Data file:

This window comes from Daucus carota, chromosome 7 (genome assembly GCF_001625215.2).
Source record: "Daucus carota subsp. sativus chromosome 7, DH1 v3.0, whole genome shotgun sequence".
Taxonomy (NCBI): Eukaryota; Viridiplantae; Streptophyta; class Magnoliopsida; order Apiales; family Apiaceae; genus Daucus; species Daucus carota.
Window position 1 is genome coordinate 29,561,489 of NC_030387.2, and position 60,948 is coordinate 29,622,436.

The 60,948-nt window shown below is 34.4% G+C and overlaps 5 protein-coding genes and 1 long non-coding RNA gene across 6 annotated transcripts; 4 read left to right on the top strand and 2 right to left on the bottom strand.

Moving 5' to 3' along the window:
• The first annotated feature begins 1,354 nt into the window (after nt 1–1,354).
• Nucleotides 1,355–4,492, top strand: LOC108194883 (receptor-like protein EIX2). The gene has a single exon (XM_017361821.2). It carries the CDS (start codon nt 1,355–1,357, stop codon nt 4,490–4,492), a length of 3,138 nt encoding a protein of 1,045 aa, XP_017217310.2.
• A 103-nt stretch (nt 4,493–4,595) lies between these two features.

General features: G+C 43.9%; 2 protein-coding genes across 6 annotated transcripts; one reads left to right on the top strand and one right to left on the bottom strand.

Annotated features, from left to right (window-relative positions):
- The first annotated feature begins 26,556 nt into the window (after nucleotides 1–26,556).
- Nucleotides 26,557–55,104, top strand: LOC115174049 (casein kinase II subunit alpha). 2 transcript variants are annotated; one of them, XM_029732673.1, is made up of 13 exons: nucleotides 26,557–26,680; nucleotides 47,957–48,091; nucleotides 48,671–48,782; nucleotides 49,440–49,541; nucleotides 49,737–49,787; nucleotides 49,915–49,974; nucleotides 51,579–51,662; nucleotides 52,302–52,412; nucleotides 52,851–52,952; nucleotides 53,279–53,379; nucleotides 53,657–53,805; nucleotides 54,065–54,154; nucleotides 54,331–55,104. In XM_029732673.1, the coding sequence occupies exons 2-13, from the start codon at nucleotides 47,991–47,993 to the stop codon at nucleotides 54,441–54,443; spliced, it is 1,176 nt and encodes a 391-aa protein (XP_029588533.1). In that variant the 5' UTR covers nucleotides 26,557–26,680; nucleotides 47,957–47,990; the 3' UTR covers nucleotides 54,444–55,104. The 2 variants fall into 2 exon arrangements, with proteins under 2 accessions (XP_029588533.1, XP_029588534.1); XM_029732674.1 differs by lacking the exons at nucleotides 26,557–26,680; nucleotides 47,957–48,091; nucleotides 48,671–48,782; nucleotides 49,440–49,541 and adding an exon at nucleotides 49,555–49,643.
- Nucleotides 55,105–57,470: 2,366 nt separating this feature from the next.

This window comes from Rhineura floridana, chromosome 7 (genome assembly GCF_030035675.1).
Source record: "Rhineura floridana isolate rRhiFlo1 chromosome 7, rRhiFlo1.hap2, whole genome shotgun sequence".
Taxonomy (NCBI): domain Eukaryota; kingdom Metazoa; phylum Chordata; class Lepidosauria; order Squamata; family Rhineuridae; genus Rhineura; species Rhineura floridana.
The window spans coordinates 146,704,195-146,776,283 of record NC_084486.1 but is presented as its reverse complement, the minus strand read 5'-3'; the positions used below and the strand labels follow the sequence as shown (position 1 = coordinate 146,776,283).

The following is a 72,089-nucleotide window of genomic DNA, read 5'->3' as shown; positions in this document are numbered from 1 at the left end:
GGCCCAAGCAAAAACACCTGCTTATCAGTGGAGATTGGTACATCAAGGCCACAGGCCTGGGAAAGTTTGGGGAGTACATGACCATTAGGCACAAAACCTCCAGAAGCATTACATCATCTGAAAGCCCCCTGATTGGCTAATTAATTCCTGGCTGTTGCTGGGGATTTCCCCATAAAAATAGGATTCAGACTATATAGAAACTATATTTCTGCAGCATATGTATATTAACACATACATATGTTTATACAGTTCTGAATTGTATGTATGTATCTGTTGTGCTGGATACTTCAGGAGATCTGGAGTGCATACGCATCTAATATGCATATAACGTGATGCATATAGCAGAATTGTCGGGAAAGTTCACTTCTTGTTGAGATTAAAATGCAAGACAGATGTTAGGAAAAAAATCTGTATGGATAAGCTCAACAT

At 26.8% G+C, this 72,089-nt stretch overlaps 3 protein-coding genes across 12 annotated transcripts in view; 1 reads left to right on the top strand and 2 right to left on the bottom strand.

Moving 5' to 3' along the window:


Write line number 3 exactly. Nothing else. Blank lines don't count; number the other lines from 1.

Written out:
Taxonomy (NCBI): Eukaryota; Viridiplantae; Streptophyta; class Magnoliopsida; order Apiales; family Apiaceae; genus Daucus; species Daucus carota.